Big Leaf Maples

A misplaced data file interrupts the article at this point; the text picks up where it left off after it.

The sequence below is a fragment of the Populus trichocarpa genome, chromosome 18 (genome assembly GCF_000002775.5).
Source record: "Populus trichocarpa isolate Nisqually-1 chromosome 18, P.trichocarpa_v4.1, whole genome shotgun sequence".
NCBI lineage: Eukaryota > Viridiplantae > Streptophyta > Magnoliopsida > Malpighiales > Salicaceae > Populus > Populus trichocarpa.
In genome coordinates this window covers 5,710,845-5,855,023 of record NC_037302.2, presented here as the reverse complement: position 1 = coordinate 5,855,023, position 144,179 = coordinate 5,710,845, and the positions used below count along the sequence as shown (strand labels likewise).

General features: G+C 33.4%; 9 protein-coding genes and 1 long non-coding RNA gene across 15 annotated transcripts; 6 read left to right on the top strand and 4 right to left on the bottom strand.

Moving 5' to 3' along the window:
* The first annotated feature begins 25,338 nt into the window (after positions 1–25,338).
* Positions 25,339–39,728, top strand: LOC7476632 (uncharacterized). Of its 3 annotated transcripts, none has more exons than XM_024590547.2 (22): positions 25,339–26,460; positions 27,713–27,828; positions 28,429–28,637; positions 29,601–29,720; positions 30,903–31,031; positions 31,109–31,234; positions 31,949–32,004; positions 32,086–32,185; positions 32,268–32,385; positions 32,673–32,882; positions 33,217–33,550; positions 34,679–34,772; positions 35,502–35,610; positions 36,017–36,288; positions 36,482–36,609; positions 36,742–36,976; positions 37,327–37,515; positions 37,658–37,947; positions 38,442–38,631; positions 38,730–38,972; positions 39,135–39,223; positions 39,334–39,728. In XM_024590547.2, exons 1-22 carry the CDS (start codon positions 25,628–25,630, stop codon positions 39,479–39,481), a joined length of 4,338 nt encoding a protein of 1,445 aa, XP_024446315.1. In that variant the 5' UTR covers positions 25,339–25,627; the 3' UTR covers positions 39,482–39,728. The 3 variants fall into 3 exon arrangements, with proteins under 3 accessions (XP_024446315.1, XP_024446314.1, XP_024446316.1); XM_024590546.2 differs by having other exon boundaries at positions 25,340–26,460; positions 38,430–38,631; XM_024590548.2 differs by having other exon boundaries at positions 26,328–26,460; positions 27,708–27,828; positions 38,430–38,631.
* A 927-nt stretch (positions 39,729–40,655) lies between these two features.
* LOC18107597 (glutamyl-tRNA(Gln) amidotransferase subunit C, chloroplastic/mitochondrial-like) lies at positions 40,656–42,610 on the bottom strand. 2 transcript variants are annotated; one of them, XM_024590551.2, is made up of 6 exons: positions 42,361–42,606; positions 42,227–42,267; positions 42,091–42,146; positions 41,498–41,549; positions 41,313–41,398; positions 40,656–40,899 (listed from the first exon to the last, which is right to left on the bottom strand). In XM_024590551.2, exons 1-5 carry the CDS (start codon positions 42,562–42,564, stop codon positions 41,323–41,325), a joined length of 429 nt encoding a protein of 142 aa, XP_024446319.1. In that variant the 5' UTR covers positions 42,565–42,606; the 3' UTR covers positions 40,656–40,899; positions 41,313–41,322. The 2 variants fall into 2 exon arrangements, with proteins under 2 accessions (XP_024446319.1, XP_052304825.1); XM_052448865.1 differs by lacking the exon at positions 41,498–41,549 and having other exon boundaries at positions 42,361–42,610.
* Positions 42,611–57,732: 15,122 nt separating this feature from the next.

Many people that live in the Pacific Northwest are very familiar with our native Big Leaf maple (Acer macrophyllum).  This tree has the largest leaves of any maple, in fact its name translates into “large leaf” (macro=large, phylum=leaf).  You cannot mistake the tree’s distinctive five-fingered leaves that broaden to over a foot in both length and width.  As the second most abundant tree in the Pacific Northwest, the species proves its versatility and hardiness but requires a large space. The Smith Mossman garden features several cultivars that take the good characteristics of the tree and fit it into a smaller package. Acer macrophyllum ‘Seattle Sentinel’ grows to just 40 feet with a columnar habit, as opposed to 160 feet tall with a 50-foot spread.  For an even more compact version of the big leaf maple, check out Acer macrophyllum ‘Mocha Rose’, a stout, spreading maple that only gets to 8-15 feet tall and only 4 feet wide in 10 years. This stout, spreading tree has glossy, deep salmon-pink leaves in spring that turn to a rich mocha hue in summer. And if you want the look of a big leaf but in a yellow tone, look for Acer macrophyllum ‘Aureum’ which sports yellowish leaves.